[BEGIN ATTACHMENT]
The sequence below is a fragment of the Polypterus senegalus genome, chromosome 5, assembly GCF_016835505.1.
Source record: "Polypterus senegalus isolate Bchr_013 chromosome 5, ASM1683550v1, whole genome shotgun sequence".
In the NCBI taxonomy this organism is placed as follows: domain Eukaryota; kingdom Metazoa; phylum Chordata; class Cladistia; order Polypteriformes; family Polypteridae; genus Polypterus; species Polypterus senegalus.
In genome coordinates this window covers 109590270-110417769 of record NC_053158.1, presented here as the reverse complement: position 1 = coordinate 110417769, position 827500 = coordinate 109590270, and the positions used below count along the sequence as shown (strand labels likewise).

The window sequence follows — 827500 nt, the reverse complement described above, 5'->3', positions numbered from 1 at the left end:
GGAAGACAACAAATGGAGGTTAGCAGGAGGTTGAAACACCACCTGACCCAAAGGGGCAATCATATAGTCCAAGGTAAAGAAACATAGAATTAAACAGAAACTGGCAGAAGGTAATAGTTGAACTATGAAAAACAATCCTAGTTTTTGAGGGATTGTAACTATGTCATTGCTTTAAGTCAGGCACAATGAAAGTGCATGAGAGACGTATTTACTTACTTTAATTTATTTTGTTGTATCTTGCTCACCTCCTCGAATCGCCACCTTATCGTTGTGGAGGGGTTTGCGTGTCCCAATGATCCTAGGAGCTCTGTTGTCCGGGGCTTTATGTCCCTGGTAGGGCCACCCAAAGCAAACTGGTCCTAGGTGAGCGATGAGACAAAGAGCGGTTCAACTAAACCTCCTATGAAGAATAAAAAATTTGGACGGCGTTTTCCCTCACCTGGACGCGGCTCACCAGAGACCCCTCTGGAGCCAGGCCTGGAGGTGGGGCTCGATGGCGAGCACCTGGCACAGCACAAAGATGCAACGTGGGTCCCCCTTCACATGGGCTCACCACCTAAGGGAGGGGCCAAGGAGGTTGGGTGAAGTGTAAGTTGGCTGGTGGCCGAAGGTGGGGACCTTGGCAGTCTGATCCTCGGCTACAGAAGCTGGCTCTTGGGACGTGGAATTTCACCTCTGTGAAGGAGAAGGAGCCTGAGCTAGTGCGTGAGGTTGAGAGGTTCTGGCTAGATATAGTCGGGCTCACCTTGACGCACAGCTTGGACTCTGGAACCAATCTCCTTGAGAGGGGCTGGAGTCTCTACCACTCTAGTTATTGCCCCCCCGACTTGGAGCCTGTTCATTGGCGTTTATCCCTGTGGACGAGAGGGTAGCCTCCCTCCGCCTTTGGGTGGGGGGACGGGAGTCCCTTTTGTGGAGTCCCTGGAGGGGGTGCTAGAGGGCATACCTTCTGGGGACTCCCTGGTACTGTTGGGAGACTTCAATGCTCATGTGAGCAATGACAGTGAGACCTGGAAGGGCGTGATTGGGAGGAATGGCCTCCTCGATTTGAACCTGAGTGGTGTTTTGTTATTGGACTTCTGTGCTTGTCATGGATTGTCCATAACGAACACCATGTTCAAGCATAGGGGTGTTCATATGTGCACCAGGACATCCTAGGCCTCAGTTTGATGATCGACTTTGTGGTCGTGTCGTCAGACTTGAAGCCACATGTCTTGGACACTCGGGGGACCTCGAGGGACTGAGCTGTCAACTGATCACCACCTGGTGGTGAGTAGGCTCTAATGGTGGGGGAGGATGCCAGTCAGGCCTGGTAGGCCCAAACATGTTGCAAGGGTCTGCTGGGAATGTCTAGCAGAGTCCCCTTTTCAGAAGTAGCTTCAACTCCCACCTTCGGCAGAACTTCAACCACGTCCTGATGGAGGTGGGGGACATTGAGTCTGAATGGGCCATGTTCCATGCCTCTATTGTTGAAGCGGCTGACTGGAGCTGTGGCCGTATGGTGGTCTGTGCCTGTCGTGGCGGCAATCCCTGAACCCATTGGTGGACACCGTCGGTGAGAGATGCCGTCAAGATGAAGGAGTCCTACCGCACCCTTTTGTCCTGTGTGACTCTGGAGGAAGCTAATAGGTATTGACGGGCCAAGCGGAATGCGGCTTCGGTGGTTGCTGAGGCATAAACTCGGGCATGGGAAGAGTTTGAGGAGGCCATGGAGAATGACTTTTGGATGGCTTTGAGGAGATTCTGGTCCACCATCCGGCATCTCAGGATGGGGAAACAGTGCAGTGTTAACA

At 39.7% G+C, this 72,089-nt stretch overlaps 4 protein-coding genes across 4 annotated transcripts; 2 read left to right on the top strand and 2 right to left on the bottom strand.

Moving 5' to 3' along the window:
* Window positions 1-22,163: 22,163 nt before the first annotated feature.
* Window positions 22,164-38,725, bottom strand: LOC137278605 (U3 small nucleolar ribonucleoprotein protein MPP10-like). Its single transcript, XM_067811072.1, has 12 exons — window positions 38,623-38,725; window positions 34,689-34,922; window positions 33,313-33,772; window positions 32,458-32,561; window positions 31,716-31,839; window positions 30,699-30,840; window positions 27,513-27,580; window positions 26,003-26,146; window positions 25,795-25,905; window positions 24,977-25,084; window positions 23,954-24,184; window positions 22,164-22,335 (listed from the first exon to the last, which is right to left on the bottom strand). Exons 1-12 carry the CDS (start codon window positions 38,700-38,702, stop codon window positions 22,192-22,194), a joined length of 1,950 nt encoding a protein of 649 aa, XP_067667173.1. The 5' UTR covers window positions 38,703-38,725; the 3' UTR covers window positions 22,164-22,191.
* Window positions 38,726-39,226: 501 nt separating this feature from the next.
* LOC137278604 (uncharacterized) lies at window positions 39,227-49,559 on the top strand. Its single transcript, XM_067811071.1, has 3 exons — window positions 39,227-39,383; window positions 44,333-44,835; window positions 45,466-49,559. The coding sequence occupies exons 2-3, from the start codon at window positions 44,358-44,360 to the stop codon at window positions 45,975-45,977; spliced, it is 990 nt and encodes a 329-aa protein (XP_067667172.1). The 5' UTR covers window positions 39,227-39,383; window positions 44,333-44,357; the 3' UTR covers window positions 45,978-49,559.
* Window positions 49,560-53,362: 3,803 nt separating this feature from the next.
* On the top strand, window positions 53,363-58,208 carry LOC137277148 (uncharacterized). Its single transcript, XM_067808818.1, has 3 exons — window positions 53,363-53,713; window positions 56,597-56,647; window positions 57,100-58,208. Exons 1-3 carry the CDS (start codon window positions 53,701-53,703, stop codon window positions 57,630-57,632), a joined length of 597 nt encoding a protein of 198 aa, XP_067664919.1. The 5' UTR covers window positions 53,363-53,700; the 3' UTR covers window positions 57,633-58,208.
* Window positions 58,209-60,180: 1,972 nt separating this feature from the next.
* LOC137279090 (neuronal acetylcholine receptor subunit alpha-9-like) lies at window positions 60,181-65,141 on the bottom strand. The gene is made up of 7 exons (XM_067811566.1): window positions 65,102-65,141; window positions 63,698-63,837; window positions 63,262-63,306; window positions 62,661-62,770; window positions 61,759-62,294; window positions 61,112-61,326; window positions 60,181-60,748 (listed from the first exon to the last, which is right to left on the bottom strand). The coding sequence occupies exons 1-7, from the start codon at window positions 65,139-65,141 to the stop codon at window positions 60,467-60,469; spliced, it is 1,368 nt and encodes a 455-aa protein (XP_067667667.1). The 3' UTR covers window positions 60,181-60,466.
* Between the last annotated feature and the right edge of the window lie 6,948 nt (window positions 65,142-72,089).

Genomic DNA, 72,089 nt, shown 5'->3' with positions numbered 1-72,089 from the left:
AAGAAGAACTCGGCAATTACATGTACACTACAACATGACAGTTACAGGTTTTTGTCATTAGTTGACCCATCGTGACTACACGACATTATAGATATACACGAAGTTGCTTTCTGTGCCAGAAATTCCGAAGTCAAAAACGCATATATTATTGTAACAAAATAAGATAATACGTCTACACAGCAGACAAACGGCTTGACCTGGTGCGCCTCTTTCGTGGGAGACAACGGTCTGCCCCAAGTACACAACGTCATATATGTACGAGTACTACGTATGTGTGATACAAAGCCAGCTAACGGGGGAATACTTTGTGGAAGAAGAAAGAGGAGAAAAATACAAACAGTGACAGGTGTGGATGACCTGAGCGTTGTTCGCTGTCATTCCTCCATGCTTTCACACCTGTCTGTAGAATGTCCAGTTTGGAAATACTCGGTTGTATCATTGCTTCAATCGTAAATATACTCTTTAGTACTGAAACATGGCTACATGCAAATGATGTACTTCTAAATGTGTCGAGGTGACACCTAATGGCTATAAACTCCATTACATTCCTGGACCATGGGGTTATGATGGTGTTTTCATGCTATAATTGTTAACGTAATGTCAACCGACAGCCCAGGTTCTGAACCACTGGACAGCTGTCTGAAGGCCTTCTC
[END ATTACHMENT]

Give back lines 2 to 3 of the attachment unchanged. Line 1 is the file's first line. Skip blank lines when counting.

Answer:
Source record: "Polypterus senegalus isolate Bchr_013 chromosome 5, ASM1683550v1, whole genome shotgun sequence".
In the NCBI taxonomy this organism is placed as follows: domain Eukaryota; kingdom Metazoa; phylum Chordata; class Cladistia; order Polypteriformes; family Polypteridae; genus Polypterus; species Polypterus senegalus.